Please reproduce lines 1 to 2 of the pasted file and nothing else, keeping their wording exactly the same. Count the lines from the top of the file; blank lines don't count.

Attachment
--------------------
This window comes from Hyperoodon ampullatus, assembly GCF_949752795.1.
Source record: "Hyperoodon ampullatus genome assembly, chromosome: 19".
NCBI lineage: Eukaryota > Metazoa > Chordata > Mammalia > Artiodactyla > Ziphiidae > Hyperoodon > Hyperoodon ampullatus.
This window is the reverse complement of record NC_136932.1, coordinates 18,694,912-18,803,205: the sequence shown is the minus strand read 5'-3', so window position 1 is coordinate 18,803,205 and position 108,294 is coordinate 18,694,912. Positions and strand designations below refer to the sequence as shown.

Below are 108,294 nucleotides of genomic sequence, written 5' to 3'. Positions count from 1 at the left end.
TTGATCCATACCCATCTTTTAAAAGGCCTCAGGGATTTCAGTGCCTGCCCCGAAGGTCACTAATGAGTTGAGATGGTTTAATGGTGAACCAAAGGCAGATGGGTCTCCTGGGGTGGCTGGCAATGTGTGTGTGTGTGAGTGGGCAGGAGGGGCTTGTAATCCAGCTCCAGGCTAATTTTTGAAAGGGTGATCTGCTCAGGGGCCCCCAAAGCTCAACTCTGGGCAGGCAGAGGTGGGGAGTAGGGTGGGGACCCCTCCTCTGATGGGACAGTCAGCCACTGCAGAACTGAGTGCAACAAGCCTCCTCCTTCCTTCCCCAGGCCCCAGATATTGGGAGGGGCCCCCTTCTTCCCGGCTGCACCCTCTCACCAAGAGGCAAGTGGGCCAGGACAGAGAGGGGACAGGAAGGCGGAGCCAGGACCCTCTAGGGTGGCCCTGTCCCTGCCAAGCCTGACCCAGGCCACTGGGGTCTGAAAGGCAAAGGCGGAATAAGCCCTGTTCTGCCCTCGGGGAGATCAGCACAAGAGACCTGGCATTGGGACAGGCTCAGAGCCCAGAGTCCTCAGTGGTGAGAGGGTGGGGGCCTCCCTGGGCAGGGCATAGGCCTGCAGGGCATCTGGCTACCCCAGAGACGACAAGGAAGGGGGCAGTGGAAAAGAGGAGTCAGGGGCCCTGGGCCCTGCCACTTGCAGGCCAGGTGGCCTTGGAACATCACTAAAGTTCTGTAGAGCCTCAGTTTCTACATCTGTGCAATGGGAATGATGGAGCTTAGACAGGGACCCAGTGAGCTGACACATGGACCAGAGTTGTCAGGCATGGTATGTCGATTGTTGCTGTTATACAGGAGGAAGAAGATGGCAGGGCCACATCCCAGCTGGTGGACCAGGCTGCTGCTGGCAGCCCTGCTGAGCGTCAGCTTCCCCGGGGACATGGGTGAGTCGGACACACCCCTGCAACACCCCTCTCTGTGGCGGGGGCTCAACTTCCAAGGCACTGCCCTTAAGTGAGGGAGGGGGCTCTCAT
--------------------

This window comes from Hyperoodon ampullatus, assembly GCF_949752795.1.
Source record: "Hyperoodon ampullatus genome assembly, chromosome: 19".